Yesterday I enjoyed a trip to Warrenton, TX, where I shopped for retro finds at a mega-big festival known as Texas Antique Week. It takes place in multiple small towns that are roughly an hour and a half east of Austin. Dealers from all over the country flock to the area each October and April, and the event draws thousands of shoppers, who browse row after row of tents. My mission: to come home with a bag full of retro finds. Read on for more about my adventures…
Let me start by saying that for the purpose of this post, I will define “retro” pieces as ’70s and ’80s finds. Similarly, I’ll use “vintage” to refer to items from the ’20s through the ’60s. Yes, the definitions often vary, but what I’m getting at here is the public’s overwhelming fascination with vintage finds, especially Mid-Century modern. I LOVE Mid-Century modern pieces. But I also love ’70s and ’80s pieces. How do you find these “new retro” items in a world that is obsessed with “vintage”? Here are a few hints…
A little context: For Texas Antique Week, I usually forgo the pricier shows such as Round Top and Marburger Farm. That’s right–I head to Warrenton, where you can still get a good deal! One of my favorite stops is Excess Field, a series of tents and overhangs packed with chic industrial finds, from old warehouse signs to architectural antiques. AMAZING. A must-see for every design lover. But there’s very little ’70s and ’80s decor to be found here. Above we see one of the festive spreads at Excess Field. But to find the real “new retro” stuff, you really have to venture further out. Here’s where I spent most of my day…
Yes, to some it’s “no man’s land.” To me, it’s where dreams come true! When it comes to antique festivals, antique malls and shows featuring a collection of dealers, here’s a rule to live by (at least for now): The more well-curated a booth/tent/space, the more expensive the merchandise. And the harder it is to come across ’70s and ’80s finds.
That’s right–until people really start going crazy for late ’70s and 1980s merchandise, you really have to find dealers who feature an eclectic mix of pieces when you want to purchase “new retro” items. Dealers with flawless, meticulously curated spaces often snub ’80s pieces, especially small ’80s decor. Those who have it tend to be less discriminating about what they sell, often not realizing that they’ve inadvertently picked up a piece from the decade of decadence.
I’ll give you an example! Yesterday, I was making my way to the outer edges of the Warrenton antique show, and I stopped into a booth that was completely shabby chic. You know–pastels, distressed furniture, pitchers of roses, floral pillows. Pretty, but definitely not retro. I knew I had to keep going. A short walk later I found myself surrounded by wagon wheels and tables of tarnished silverware. Soon I was in a booth filled with the most random collection of clutter I could ever imagine. A 1950s vase. An old bedpan. A Furby. That’s where you stumble upon finds like the ones above!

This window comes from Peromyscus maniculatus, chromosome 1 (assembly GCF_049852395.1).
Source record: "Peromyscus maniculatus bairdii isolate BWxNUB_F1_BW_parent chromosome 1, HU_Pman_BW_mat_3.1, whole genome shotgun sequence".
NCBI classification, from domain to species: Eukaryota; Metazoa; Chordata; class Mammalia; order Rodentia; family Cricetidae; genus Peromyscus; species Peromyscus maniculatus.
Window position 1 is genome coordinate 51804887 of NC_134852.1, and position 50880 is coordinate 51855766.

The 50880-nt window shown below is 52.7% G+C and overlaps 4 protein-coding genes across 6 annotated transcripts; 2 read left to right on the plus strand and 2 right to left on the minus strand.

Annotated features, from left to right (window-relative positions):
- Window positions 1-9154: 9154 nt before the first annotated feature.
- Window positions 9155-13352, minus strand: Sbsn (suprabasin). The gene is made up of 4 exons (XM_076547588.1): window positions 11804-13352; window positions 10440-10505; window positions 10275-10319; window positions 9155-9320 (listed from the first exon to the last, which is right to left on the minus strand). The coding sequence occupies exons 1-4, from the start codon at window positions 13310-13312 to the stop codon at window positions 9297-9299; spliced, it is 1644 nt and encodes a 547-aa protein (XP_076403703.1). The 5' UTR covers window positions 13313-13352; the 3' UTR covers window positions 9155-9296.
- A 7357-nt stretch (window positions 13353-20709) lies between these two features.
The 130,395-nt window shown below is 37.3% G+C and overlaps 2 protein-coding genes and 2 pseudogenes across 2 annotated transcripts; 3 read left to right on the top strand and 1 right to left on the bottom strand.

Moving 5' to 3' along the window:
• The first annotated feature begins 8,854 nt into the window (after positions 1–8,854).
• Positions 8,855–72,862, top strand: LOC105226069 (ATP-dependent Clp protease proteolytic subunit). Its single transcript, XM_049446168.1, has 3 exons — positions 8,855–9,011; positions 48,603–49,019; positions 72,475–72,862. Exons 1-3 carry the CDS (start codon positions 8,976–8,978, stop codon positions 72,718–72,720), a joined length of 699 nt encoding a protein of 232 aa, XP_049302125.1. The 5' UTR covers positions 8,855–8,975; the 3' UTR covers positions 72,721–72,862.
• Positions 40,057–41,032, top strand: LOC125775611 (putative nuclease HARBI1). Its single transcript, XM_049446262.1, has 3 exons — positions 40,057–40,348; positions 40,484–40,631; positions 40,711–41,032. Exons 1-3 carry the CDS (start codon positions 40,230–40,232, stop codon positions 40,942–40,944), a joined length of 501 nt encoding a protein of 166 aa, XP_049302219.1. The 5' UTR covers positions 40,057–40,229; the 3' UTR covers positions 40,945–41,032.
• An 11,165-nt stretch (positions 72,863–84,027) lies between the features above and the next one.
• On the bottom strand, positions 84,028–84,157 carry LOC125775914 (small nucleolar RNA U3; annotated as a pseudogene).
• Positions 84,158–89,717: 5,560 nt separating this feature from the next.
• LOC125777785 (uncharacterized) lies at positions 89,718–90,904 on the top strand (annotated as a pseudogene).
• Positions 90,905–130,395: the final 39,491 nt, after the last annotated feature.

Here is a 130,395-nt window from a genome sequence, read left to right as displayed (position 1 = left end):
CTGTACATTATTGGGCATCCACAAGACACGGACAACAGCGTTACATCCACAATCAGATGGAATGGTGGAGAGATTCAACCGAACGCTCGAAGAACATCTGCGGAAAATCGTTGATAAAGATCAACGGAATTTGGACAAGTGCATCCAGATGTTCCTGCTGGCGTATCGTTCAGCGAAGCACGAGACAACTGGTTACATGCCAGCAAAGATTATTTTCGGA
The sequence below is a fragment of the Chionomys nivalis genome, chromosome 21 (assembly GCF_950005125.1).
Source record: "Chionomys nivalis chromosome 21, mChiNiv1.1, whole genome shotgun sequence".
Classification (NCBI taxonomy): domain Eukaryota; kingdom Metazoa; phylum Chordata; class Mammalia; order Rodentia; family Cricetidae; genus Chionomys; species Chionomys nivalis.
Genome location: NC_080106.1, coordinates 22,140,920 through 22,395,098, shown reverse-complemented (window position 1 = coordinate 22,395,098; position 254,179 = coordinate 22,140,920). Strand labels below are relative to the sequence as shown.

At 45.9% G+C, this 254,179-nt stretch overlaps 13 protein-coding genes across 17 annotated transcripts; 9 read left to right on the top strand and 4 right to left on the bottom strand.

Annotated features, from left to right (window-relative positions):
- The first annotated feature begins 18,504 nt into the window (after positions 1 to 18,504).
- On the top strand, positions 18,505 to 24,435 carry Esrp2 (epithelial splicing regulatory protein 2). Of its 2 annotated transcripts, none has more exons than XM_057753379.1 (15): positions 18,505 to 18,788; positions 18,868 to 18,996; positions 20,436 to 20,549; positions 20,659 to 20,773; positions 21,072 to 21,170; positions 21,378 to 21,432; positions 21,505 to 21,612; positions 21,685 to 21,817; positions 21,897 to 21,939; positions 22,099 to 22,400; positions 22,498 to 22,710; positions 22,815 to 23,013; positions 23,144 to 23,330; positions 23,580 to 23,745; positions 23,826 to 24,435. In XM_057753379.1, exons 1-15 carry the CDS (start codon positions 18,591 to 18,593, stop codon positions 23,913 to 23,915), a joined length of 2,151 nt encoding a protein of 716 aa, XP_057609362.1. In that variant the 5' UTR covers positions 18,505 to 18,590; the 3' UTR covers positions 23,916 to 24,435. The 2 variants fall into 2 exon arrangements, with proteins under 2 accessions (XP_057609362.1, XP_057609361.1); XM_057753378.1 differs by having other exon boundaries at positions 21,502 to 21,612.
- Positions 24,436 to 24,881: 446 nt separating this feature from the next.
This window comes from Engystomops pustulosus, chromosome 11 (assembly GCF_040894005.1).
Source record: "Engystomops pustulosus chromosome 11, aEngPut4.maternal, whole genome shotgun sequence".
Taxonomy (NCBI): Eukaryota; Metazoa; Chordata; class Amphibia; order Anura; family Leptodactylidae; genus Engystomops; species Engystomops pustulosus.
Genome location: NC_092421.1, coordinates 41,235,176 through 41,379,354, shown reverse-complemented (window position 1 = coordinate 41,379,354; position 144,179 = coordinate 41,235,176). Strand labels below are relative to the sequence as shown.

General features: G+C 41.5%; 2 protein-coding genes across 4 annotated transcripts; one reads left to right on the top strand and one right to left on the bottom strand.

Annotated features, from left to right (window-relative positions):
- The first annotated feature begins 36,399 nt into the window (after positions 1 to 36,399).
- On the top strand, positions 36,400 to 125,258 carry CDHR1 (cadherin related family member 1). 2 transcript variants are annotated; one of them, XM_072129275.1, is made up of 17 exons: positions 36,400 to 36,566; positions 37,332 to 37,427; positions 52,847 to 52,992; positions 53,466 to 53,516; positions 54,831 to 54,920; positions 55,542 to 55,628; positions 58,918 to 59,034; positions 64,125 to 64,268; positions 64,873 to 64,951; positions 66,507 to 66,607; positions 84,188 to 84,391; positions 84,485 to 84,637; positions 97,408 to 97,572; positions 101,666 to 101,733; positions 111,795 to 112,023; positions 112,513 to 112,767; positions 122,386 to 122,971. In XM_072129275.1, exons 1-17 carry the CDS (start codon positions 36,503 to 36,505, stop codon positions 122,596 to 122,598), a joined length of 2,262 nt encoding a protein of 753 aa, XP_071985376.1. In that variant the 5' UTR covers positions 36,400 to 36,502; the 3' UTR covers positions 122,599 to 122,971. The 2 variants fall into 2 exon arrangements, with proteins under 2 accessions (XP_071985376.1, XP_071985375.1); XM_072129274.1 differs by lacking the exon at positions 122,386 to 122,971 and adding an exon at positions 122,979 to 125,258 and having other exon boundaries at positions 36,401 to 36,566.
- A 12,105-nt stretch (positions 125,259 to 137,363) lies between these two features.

No, you don’t always have to dig through crap to get to the good stuff. But you do have to have a good eye. And you have to have patience. We know that there are plenty of amazing ’80s finds online. You can go to the search box, type in “80s jewelry,” and have a beautifully curated collection of pieces, thanks to sites such as eBay and Etsy. But if you’re shopping in person at an antique fair like the one I spent time at yesterday, it may be awhile before you stumble upon a gorgeous space filled with 1980s items. Did I mention that I was once an antique dealer specializing in small furniture and decorative finds? It was the second half of the aughts, and I decided to begin filling my booth with ’80s pieces. Guess how many of those sold? Maybe one day…
If you’re thinking that the vases above (from Delft, Holland) look more Mid-Century than ’70s or ’80s, your’e right! They’re likely from the ’60s. But I love pieces featuring brass and marble-like surfaces, so you can bet I’m finding a spot for them on my retro menagerie! There’s nothing like going home at the end of a long day and being thrilled with your purchases. An ’80s Deco vase, a crystal bowl, two brass and porcelain vases, and one mineral sample filled my bag. Now that’s what I call living!
Happy Thursday, everyone!
Evan Collins says
Very neat! I’m pretty fascinated with the 1980s postmodern-luxury aesthetic, so this site is like a goldmine! I guess it’ll only be a few years or so before items from this era become popular again, just like mid-century is now.
Happy Birthday to your amazing blog! I’ve learned so much here, and it’s a treat to keep discovering more! 🙂